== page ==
Twenty years later, Low still travels at the speed of silence, utilizing time and space as instruments equally worthy of their otherworldly harmonies.
Stephen Wyatt: Twenty years later, Low still travels at the speed of silence, utilizing time and space as instruments equally worthy of their otherworldly harmonies. Mimi Parker delivers moments of peace in whispers on "Into You" and explodes over the classically-formed minimalism Alan Sparkhawk constructed during in the era of grunge. Even today Low sounds more like an antidote to overproduced pop and EDM. The sparse electronics carefully instruct today's musicians about how the less-is-more philosophy still reigns as pop music's perfect prescription. [9/10]
Ian King: If the current state of popular music ever gets you down (see Coldplay's latest flavorless offering), think about the fact that Low are still around after over twenty years, making music this stark and lovely and vital, with Mimi Parker's voice still more than capable of freezing you in place and lifting you by the scruff of the neck like a kitten. [7/10]
Maria Schurr:: Ones and Sixes was one of my favorite albums of the past year, and this song gives as good an argument as any as to why it's such a lovely listen. Mimi Parker's vocals are a thing of beauty on their own, but lately I've been thoroughly hypnotized by the percussive pattern, the slow and steady woodblock that is sometimes amplified by well placed (possibly processed?) handclaps. Who says slow core can't be uplifting? [8/10]
Steve Horowitz: Slow, I mean Low, have always taken things at a mellow pace. The song sounds stuck in molasses. That’s fine if one’s in need of deep relaxation. The video opens the curtain to what is happening, but it still puts a screen up as if mystification equals art. [4/10]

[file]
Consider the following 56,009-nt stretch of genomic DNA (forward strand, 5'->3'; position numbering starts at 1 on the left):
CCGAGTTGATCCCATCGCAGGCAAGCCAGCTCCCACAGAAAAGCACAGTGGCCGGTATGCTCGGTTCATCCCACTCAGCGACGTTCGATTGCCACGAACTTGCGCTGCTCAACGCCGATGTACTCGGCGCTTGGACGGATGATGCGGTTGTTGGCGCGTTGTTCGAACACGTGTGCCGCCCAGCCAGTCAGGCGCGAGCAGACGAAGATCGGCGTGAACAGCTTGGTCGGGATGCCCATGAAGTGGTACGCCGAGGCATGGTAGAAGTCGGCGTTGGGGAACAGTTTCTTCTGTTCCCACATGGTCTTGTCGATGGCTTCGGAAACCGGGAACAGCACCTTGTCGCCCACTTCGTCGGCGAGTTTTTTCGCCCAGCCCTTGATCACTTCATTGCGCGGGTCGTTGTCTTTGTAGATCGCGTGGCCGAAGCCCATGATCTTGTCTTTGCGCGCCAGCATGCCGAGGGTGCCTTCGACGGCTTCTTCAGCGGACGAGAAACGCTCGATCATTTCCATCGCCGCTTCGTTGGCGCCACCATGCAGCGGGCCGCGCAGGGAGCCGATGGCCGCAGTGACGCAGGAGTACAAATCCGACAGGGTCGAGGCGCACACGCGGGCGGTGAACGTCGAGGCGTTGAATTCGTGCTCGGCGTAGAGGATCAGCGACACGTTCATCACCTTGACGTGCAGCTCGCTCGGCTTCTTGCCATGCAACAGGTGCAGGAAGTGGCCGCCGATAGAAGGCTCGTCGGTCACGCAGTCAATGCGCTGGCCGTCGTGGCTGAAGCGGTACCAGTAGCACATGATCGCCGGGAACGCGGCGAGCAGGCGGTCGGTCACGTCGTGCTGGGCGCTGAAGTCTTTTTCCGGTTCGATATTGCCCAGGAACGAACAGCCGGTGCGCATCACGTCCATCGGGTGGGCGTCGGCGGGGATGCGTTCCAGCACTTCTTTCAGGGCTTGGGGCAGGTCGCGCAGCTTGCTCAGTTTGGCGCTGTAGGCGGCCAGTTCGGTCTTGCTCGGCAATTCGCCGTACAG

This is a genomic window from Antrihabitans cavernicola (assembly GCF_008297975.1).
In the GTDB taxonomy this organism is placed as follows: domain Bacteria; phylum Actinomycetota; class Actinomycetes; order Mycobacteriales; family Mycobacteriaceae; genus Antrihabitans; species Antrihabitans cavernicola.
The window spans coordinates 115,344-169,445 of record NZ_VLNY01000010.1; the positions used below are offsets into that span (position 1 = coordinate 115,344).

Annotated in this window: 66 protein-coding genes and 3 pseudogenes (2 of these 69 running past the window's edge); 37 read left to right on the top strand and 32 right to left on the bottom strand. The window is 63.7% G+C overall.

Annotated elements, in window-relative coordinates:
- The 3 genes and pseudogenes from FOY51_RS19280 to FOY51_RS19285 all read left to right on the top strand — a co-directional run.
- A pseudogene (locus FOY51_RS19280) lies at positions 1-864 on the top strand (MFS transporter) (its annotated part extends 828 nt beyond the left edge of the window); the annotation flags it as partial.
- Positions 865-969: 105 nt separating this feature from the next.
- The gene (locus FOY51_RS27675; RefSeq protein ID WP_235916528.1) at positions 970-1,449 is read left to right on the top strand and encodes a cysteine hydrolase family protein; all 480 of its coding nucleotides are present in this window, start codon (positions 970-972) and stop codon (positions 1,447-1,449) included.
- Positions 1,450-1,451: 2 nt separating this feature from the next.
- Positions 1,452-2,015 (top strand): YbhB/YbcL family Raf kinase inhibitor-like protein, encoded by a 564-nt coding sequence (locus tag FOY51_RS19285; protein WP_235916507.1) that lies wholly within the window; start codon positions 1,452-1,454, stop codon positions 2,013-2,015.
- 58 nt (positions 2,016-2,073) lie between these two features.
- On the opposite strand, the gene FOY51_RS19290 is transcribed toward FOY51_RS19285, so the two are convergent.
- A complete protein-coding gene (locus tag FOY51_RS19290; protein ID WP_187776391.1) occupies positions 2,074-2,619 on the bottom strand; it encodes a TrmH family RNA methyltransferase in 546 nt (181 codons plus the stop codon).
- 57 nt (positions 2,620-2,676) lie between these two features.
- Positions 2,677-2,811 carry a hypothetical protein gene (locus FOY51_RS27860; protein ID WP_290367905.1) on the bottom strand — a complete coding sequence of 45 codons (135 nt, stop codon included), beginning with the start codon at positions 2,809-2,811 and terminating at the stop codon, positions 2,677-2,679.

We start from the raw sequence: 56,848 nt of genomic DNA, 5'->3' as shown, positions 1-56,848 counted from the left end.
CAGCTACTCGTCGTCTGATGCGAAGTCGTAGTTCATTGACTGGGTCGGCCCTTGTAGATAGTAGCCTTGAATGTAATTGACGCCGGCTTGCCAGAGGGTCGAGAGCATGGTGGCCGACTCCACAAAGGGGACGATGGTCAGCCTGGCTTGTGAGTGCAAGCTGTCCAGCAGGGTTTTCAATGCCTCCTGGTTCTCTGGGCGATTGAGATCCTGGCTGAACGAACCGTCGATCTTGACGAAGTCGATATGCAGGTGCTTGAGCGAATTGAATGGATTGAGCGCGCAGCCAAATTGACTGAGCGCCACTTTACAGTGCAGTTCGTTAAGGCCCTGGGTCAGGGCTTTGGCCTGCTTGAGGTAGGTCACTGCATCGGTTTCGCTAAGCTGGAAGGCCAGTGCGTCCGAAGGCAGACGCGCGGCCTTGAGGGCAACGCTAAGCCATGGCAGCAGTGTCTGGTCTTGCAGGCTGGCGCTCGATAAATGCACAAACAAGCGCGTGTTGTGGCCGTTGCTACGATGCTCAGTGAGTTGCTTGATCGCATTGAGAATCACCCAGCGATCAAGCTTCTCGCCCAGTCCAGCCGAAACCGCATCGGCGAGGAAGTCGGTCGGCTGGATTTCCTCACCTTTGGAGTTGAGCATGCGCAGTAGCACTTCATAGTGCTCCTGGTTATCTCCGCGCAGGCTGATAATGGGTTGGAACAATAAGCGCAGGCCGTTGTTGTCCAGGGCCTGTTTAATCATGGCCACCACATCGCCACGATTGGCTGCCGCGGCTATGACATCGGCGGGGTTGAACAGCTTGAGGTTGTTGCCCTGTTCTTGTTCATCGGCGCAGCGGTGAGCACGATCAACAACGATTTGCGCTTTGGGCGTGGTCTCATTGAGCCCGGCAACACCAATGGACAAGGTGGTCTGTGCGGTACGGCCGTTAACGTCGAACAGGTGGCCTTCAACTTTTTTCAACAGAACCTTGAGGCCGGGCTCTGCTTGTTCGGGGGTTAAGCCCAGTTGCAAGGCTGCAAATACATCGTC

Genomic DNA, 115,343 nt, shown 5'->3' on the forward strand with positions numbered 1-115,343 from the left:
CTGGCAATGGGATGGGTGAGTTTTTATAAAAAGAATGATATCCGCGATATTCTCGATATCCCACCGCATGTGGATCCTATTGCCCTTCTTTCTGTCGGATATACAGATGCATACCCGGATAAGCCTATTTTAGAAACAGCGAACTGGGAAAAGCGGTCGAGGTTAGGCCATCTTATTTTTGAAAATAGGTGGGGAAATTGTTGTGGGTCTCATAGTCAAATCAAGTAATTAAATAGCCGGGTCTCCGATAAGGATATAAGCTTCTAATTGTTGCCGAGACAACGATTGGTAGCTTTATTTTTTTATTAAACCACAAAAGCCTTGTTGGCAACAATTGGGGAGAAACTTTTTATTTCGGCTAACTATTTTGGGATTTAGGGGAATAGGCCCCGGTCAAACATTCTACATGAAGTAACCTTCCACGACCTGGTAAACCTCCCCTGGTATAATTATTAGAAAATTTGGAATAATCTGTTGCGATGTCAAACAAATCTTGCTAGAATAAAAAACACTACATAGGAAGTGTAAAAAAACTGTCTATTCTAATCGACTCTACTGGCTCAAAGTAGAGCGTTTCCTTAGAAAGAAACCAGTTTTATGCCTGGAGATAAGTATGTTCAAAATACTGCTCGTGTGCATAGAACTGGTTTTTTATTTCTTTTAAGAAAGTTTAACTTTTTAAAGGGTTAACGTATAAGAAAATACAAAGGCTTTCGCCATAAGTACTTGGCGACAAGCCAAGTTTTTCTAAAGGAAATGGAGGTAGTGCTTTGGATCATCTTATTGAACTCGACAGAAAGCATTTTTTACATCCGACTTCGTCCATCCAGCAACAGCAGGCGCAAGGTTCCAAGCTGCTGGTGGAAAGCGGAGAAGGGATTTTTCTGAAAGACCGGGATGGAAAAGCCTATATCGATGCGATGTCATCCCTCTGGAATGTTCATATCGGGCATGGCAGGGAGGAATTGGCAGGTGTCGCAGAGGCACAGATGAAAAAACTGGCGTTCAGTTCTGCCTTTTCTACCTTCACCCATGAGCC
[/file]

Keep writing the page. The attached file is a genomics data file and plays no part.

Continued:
Dustin Ragucos: First things first: Low's Ones and Sixes is a brilliant poison dagger through the skin. It's a honey trap that absolutely convinces. With this video, Low become the conjurers of a tiny sphere containing all the emotion in the world. They don't need large movements because their small ones contain more than sufficient gravity. "Into You" must be a thing to capture live in order to really feel Low's hands break through your chest and hurt you from the inside. [8/10]
Jedd Beaudoin: Bless this lot. Perfect atmosphere, perfect emotions and execution. Why don’t I love this band more? [10/10]
Chad Miller: Catches your attention as soon as the vocals come in with "I can't explain/ The slowing of my brain". The melody is really pretty, and the accompanying music is very relaxing. It's also sweetly sad as lines like "It flows right into you/ Right through the tomb" come into play. It's a poignant moment in the song that stands out so easily amidst the music. However, with the music being so similar the whole time, the song could have done without the final stanza or the ending "La La La" section, although it doesn't detract from the appeal by too much. [7/10]